This week's random person from the bitz box is some kind of vampire marksman (well, markswoman). I just sat down with a load of old bits and stuck them together until something interesting happened.
The model's upper body uses a dark elf corsair chest and cloak, with an enormous jezzail-type gun from the Adeptus Mechanicus skitarri, and a head from one of the Age of Sigmar Stormcast Eternals. The lower body was made from scratch.
Here's the start of the lower body: a piece of sprue pinned to the base at a suitable angle.
Here, I've added some Das clay around the sprue to make the rough shape of the skirt. I wanted it to follow the direction of the cloak and the jezzail. Once the clay is dry, I painted it with thinned-down PVA glue for a bit of extra solidity.
And here it is with green stuff wrapped around it and pulled into folds, next to the upper body. I sculpted a foot but later redid it to be a boot.
Then I stuck the two halves together and added paint! A dark, vampirish scheme seemed right.
After a close call with the local vampire-hunters, the Lady Louisa needed for an easier way to feed off human life-force. The traditional method of neck-biting was too risky, but her considerable alchemical skills enabled her to develop an enchanted rifle that would steal the vitality of each victim it killed. Now she works as a sniper for hire. Living in the shadows has never been more profitable.
Over the last year or so, it's been possible to buy individual models for the skirmish game Carnevale from TT Combat's website. Human-sized models tend to be between £5 and £8, which is a decent price. This week, TT Combat proposed stopping this, and making the models available in groups, costing £15 or so. This got me thinking about models and the way I buy them.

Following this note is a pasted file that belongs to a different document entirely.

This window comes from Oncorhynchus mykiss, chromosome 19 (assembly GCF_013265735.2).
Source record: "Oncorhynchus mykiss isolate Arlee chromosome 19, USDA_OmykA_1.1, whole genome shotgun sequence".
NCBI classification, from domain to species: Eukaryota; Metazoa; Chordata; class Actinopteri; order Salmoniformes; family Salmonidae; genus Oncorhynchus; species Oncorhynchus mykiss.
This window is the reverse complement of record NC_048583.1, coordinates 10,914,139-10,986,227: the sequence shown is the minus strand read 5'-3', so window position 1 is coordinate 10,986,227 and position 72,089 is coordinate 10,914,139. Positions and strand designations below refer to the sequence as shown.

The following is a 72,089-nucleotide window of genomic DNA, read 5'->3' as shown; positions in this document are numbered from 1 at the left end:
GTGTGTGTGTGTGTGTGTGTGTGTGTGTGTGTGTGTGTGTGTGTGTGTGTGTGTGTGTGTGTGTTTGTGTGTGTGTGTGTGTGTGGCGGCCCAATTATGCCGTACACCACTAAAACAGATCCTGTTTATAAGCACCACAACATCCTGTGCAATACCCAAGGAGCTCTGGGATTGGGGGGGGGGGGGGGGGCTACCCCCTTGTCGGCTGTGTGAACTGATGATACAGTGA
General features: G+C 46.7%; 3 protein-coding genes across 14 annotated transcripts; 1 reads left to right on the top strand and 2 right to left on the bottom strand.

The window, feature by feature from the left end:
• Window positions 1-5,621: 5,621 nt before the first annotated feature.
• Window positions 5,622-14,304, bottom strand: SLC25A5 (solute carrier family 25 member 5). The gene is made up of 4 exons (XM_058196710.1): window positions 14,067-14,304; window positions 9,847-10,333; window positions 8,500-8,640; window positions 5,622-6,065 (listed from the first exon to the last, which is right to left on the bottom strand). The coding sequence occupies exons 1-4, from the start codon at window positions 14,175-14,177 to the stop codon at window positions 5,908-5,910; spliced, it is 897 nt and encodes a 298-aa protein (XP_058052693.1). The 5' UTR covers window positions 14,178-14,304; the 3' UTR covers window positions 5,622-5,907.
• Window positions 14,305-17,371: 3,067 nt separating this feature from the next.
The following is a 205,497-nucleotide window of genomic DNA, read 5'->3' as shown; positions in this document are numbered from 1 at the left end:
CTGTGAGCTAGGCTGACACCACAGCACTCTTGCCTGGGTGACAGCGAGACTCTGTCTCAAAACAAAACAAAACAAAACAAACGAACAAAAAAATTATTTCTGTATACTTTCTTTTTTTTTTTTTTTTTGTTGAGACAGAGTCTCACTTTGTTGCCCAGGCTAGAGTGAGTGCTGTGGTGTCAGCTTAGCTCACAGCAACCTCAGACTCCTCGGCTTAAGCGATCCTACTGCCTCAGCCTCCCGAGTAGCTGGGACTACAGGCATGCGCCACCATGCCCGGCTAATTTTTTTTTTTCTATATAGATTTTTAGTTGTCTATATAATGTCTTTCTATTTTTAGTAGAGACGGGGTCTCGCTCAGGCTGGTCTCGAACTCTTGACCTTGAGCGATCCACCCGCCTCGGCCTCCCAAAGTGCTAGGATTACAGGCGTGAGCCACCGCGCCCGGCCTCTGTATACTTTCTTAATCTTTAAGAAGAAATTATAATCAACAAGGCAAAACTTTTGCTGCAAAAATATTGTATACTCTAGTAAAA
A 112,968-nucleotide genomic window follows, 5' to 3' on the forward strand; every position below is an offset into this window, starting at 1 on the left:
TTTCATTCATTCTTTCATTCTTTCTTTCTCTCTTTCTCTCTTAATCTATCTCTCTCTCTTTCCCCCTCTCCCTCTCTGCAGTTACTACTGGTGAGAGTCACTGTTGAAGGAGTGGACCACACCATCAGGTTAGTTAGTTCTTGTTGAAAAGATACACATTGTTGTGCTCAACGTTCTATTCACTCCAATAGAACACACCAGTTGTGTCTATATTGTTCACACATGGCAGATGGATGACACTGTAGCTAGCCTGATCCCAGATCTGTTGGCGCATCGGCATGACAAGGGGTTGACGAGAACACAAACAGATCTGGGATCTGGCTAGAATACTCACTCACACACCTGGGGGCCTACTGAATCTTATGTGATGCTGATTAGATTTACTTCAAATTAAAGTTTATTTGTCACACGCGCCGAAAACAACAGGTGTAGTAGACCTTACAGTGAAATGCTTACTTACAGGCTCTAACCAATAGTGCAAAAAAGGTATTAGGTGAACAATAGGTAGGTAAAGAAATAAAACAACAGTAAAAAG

A lot of this hobby is nostalgia. There's the pleasure of building and painting a model well, the sense of escapism that you get from the hobby, and the nostalgia for making little armies when I was at school. We used to build up small armies, paint them terribly, and then play battles with a very limited grasp on the rules. Once a month, we'd read the new White Dwarf and see what brightly-painted miniatures had come out for the three armies that GW seemed to care about.
I also have considerable nostalgia for the experience of buying miniatures as a kid. You'd pick through great rows of dangling blister packs and fork out £5 or so, often for some random thing that happened to look good (back in the days, there weren't any army lists). I bought two zoats and a genestealer patriarch that way. They were impulse purchases, and they rocked.
It's very hard to do that now. Most GW character models are at least £15 each (usually more) and rank and file models of almost all systems come in boxes for £20 or so. If you want to buy some random cheap thing that just looks cool, you've usually got to look on ebay, which is much less fun than going to the local model shop.
Is there a point to this rambling? Not really, just that I miss that sense of wandering to the shops with a bit of pocket money, to purchase some interesting monster or space explorer. Last month, I found a plastic bag marked "£6" at the local shop. It contained two metal robots. I've no idea who the manufacturer is. I bought them anyway, and felt very pleased with myself. One day I might even paint them!